Why Does My Dog Cough and Gag After Barking?

Dogs cough and gag due to various reasons. Some dog owners get worried when they see their dogs coughing and gagging right after barking.

While a one-time or random coughing/gagging after barking isn’t a cause for concern, repeated occurrences may indicate a health issue requiring instant medical attention.

Similar Guide: What is Considered Excessive Dog Barking?

Let’s check out the common reasons a dog may cough and gag after barking.

11 Probable Reasons why your Dog Coughs and Gags after Barking

Reverse Sneezing

This medical condition occurs when a dog rapidly opens and closes their mouth or nostrils, usually due to inflammation of the soft tissues in the mouth. The sudden influx of air irritates the respiratory system, causing the dog to cough and gag repeatedly. Reverse sneezing typically lasts a few seconds to minutes and often resolves independently. However, it is crucial to consult with a veterinarian to rule out other diseases.

Related Read: Why Does My Dog Sneeze Before Barking?

Food/Foreign Particles

When dogs eat too quickly or are served their favorite dish, they may accidentally inhale food particles into their breathing pipe instead of the food pipe, resulting in coughing and gagging. Foreign particles like dust, debris, pollen, cigarette smoke, and hair can cause coughing and gagging. Additionally, viral and bacterial infections can lead to severe coughing.

Ear Infections

Dogs have interconnected ears, nose, and throat, so an ear or nose infection can result in coughing and gagging. The symptoms include pain and discharge from the ears. If you notice these symptoms, taking your dog to a veterinarian is essential.

Dry Throat after Howling/Barking

Excessive howling or barking can cause a dog’s throat to become dry, leading to coughing and gagging. This behavior is common and usually not a cause for concern, resulting from dry vocal cords.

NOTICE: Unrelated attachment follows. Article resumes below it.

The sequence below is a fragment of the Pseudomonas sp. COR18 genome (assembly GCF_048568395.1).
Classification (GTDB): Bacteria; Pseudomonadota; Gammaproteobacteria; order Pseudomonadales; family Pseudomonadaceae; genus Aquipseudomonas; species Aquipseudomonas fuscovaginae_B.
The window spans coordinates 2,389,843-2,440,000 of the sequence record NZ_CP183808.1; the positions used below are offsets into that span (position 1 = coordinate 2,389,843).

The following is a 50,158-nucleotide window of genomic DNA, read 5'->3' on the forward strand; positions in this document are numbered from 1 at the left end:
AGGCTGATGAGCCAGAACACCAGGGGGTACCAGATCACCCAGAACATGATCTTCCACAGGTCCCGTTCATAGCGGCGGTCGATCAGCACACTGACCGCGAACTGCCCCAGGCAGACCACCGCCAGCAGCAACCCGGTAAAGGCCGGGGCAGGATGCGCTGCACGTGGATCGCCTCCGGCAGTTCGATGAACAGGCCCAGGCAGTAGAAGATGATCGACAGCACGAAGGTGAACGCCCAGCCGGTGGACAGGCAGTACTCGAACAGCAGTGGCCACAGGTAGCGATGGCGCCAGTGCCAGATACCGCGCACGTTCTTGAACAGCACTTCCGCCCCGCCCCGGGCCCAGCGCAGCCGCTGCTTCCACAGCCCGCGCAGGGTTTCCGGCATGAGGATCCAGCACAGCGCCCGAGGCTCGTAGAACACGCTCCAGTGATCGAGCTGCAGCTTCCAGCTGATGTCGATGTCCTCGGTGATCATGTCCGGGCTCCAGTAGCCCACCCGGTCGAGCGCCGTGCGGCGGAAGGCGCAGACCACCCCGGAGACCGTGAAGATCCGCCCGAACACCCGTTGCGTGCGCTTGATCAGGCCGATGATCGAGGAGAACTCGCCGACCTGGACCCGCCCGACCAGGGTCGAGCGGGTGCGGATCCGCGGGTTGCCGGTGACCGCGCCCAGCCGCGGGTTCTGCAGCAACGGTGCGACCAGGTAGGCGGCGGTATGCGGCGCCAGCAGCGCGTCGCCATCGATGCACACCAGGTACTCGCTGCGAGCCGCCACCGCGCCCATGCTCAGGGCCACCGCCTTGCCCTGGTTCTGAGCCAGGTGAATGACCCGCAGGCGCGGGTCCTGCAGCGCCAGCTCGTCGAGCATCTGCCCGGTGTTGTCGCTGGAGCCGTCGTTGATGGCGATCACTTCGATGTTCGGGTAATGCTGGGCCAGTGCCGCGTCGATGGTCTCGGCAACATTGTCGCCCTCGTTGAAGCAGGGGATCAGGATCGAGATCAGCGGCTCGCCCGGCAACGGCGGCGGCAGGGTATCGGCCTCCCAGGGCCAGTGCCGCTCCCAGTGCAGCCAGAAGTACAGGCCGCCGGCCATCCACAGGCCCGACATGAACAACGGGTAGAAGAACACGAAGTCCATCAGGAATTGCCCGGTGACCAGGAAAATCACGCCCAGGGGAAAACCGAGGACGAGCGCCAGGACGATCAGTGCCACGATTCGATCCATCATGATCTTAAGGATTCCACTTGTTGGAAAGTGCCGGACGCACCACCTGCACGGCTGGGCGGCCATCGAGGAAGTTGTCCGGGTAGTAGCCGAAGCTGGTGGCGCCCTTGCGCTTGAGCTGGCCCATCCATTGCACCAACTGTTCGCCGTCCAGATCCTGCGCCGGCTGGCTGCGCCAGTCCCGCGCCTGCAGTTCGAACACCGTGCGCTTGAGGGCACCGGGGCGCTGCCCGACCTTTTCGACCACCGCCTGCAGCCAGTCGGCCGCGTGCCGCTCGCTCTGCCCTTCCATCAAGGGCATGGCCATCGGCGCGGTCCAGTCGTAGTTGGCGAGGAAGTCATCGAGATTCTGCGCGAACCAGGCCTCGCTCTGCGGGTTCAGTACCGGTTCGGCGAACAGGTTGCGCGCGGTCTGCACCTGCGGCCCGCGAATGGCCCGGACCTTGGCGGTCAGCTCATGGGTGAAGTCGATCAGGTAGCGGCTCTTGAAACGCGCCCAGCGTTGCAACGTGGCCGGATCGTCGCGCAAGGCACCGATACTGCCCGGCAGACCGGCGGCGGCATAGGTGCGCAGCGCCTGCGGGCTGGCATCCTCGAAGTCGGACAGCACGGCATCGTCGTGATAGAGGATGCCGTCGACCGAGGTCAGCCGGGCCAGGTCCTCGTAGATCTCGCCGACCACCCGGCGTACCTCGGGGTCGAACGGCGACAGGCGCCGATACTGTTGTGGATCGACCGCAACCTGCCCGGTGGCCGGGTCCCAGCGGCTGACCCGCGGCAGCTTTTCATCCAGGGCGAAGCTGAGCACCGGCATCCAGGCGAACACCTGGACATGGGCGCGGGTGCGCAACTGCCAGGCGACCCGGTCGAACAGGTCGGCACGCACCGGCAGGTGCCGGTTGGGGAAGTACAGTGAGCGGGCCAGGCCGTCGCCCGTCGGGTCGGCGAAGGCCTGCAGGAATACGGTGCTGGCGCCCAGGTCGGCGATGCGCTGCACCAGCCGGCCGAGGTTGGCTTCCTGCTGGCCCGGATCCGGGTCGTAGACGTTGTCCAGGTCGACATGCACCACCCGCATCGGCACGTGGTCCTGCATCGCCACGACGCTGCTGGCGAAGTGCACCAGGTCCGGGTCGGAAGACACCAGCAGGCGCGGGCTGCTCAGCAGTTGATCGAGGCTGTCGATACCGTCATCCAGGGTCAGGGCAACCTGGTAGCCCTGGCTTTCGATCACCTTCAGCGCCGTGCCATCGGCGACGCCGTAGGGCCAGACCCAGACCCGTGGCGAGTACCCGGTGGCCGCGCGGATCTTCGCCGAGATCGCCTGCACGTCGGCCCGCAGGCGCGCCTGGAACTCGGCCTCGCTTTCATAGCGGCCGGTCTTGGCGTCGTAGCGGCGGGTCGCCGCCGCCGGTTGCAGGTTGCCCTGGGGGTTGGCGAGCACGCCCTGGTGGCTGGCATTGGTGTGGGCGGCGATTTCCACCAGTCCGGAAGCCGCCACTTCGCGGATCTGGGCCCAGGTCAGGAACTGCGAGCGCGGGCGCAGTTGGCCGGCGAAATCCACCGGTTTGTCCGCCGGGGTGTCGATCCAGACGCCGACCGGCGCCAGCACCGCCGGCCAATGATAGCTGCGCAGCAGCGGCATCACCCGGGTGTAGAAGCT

Respiratory Problems

Respiratory disorders such as bronchitis can cause coughing and gagging in dogs. Dogs with respiratory infections may have difficulty expelling mucus and phlegm, leading to breathing difficulties, appetite loss, lethargy, and mood swings. Asthma, another respiratory issue, causes coughing, shallow breathing, and wheezing due to restricted airflow in the airways. A wet, mucous cough may indicate fluid buildup in the lungs, leading to pneumonia if not treated promptly. It is essential to consult a veterinarian if you notice phlegm in your dog’s cough.

Canine Influenza

This viral infection can be fatal if left untreated, with symptoms such as coughing, gagging, high fever, poor appetite, and lethargy. Dogs contract the virus through direct contact with infected dogs. Seek immediate veterinary care if you observe these symptoms in your dog.

Laryngeal Paralysis

Common in middle-aged to older and large dog breeds, this upper airway disease causes the larynx cartilage to malfunction, leading to coughing, gagging, and breathing difficulties.

Kennel Cough

Excessive coughing and gagging may indicate kennel cough, which dries the vocal cords and causes breathing difficulties. Dogs can contract kennel cough from infected dogs and cats, so it is crucial to consult a veterinarian if you suspect these symptoms.

Tracheal Collapse

Smaller breeds are prone to tracheal collapse, characterized by the weakening of the cartilage supporting the trachea. The narrowing airway leads to excessive and severe coughing.


Gagging can result from gastrointestinal reflux, bloating, or gas, caused by an improper diet, stress, or boredom.

Heart Diseases

Certain heart diseases can cause dogs to cough. Other symptoms may include shortness of breath, fatigue, collapse, and pale or blue gums. If you observe these symptoms in your dog, seek immediate veterinary care.

Is your dog barking too much? Here is how you can get him to stop barking.

How can I Treat Coughing and Gagging after Barking?

  • Instant Treatment: Check your dog if something is stuck in the throat. Give your dog something to give instant relief, like honey or a sweet treat.
  • Take to Vet: Take your dog to the vet if coughing and gagging persist for 5 or more days. The vet may order an X-ray or medical examination based on your dog’s condition. The treatment plan varies as per your dog’s health.
  • Home Care: Give your dog lots of time when he is recovering. This is the time when they need you the most. Keep them inside and use a humidifier to improve air quality.

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